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The government has long discouraged people with disabilities from saving money. Wait, what?

It was around 2:30 a.m. Not more than 20 minutes had passed since 18-year-old Paul Spotts had awoken from a short nap on the side of the road and started driving again through the August night toward Pueblo, and beyond that, Colorado Springs.

Spotts had moved to the Springs a few months before, after graduating high school in El Paso, Texas. He was excited when his sister agreed to join him in the Springs, and he had gladly offered to help her move. They were almost to their new home.

They never made it.

He fell asleep again, this time at the wheel. Two wheels of Spotts' truck slid on top of a guardrail for about 60 feet before the vehicle plummeted into a small canyon. Spotts' sister wasn't badly injured, but Spotts was thrown from the vehicle and paralyzed from the chest down.

Now 45, he uses a wheelchair to get around and has some dexterity in his right hand and none in his left. It's a severe enough disability that Spotts could have lived off government benefits for the rest of his life. But after going through rehabilitation, he went to work. He was surprised at how many problems that caused.

Working meant he wasn't able to collect certain benefits — which was fine by him, as long as he didn't lose Medicaid, which pays for the expensive medical treatment and equipment he needs to survive. But he did almost lose Medicaid in the 2000s. Twice.

The first time, he says, the government wanted to cut him off because he was working. He had to get a lawyer to prove that his medical expenses were more than he earned. A few years later, he says, he was nearly cut off because his job gave him a bonus of about $1,500. He was told that in order to keep his Medicaid, he needed to spend all the money within a month or donate it — a government employee suggested he give it to a Medicaid charity fund.

"I'm the one that worked hard for that money," Spotts says. "I told them I wasn't [giving it to them]."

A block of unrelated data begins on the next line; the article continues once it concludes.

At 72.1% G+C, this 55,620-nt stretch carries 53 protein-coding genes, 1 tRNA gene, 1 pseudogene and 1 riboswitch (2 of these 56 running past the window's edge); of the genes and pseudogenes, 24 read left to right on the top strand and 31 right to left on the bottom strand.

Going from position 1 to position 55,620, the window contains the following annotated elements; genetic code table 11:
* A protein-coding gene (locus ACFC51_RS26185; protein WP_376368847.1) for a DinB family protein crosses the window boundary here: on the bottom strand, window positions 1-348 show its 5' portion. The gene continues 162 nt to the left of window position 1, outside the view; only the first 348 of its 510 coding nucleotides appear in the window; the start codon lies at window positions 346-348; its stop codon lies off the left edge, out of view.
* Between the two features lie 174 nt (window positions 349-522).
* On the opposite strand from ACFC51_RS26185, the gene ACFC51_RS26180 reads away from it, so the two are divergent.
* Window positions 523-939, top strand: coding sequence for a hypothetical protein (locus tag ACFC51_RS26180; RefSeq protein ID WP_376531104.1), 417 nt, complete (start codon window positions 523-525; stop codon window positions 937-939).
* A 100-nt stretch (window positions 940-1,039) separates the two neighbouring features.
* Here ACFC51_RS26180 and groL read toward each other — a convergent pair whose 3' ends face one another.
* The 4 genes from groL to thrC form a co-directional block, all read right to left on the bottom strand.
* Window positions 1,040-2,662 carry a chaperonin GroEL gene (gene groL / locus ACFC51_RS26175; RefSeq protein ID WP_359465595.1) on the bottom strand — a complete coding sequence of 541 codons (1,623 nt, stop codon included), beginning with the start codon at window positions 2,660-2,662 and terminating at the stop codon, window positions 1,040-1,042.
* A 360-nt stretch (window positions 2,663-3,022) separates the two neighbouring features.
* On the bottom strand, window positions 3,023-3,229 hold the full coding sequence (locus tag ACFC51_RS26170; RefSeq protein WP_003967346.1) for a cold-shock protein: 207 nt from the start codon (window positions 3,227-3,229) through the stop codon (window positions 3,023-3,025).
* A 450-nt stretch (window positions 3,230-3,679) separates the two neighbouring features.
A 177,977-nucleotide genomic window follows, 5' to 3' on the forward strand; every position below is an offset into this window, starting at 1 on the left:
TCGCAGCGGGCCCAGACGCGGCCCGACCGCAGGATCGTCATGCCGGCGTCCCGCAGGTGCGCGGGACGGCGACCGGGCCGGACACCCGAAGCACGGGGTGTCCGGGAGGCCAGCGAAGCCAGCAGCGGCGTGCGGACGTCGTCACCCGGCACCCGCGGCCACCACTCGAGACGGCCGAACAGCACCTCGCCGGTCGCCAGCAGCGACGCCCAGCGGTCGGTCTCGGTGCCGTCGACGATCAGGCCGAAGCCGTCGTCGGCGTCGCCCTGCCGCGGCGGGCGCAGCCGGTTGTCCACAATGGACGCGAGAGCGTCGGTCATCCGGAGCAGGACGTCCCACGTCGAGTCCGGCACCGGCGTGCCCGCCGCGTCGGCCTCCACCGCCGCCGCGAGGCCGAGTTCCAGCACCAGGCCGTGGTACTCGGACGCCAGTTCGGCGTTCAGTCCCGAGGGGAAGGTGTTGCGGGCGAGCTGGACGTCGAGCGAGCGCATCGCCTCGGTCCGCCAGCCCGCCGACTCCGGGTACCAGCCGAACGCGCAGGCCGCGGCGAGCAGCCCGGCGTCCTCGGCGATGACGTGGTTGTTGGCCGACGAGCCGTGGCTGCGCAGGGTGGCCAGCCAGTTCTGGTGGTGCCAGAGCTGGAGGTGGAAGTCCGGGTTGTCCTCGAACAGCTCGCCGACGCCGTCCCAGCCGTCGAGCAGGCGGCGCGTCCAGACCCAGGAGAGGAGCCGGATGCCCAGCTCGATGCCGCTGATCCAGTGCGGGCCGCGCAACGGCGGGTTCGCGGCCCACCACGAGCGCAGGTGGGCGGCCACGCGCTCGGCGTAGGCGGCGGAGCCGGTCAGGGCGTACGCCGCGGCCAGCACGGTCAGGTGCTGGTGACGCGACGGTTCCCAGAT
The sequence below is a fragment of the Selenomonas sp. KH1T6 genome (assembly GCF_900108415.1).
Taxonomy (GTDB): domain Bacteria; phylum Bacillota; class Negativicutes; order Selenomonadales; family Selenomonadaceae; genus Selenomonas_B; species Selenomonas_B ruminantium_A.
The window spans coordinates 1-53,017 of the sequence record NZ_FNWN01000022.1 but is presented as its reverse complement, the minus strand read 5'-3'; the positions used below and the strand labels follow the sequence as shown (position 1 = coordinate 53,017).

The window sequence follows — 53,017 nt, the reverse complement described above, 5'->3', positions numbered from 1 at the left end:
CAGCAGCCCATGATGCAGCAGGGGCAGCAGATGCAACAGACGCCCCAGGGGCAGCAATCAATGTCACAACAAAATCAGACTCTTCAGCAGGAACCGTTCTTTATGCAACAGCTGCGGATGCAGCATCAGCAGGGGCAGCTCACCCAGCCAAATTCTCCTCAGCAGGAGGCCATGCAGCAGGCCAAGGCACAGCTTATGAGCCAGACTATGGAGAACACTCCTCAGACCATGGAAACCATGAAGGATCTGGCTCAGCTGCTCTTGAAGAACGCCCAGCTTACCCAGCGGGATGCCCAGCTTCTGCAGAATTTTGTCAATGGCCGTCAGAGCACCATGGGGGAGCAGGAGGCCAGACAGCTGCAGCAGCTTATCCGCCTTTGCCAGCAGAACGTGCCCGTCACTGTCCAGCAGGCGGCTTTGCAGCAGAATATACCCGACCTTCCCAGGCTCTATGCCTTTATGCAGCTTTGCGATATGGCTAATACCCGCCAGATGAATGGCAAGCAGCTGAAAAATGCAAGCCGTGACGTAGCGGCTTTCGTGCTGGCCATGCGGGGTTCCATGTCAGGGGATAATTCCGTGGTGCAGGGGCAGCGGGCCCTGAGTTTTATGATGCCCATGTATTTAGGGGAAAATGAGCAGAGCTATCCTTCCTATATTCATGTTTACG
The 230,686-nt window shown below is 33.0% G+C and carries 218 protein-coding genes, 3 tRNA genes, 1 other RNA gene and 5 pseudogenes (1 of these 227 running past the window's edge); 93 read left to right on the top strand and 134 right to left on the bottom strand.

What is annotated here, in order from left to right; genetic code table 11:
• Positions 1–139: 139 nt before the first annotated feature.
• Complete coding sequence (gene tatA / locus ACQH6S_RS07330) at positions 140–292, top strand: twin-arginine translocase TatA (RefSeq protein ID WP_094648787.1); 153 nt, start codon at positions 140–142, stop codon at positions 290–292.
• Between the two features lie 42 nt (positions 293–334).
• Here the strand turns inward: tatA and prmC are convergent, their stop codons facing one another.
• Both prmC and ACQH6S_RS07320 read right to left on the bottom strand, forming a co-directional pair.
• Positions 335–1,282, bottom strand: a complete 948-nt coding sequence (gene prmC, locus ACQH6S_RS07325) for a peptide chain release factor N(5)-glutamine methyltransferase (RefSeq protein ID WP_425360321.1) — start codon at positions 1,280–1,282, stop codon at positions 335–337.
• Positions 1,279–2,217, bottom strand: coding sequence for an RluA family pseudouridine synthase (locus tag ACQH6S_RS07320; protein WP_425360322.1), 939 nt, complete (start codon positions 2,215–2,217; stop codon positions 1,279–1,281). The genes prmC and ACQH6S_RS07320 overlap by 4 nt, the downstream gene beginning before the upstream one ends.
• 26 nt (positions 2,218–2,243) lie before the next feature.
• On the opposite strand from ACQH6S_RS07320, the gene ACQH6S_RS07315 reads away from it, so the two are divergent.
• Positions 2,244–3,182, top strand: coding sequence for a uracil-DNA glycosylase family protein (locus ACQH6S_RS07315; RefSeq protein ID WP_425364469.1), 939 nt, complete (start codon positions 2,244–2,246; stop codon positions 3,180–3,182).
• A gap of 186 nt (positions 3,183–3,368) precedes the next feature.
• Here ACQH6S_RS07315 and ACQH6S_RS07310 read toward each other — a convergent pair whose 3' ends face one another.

Instead, he bought a used couch, video games, a laptop and clothes. But he would have rather saved the money for the next time his car needed new tires or a repair — he was, after all, only pulling in around $20,000 a year.

Like many government benefit programs, those for people with disabilities often come with strict limits on income and assets. The problem is that benefits often don't step down as people become better off; they cut off completely.

That can encourage recipients to limit their work hours, refuse a raise, or spend all their cash instead of saving it. That's especially true when the benefit is something that would be tough to live without — like Medicaid for a person with disabilities.

A law passed by Congress and signed by the president last year could soon ease those requirements. The ABLE (Achieving a Better Life Experience) Act allows people with severe disabilities to set up special tax-advantaged savings accounts, where they can put away up to $100,000 without impacting their eligibility for government programs. The money could only be used for qualified expenses like health care, housing, education and transportation.

Currently, in order to remain eligible for public benefits like food stamps, Supplemental Security Income, and Medicaid, applicants must be able to show that they have no more than "$2,000 in cash savings, retirement funds and other items of significant value," the National Disability Institute, a major proponent of the bill, notes on its website.

ABLE accounts will only be available to those who developed a "severe disability" (as defined by the government) before they were 26. Rules for the accounts are currently being created by the U.S. Department of the Treasury. Eventually, states will oversee the accounts, which will function similarly to a 529 college savings plan.

They should be available by the end of the year, according to the National Disability Institute, though the Treasury Department could not be reached for comment, and state employees said they'd received little information about the ABLE Act so far.

People with disabilities tend to have smaller incomes than average Americans, according to the U.S. Department of Labor. Jana Burke, president of Mariposa Professional Services, a firm specializing in disability law compliance, says that may be partially due to restrictions on saving. Such restrictions even prevent a parent from leaving a disabled child an inheritance or a home.

It's estimated that roughly 10 percent of people with disabilities will be eligible for an ABLE account. Burke says that's a good first step toward creating a benefits system for adults with disabilities that doesn't penalize them for working or saving.

These days, Spotts works at the Independence Center, a local nonprofit that serves and advocates on behalf of people with disabilities. He doesn't use many government benefits, and he says he's not sure if he'd qualify for an ABLE account, or even if he'd want one. But if it would allow him to save money, he says, he'd consider it.

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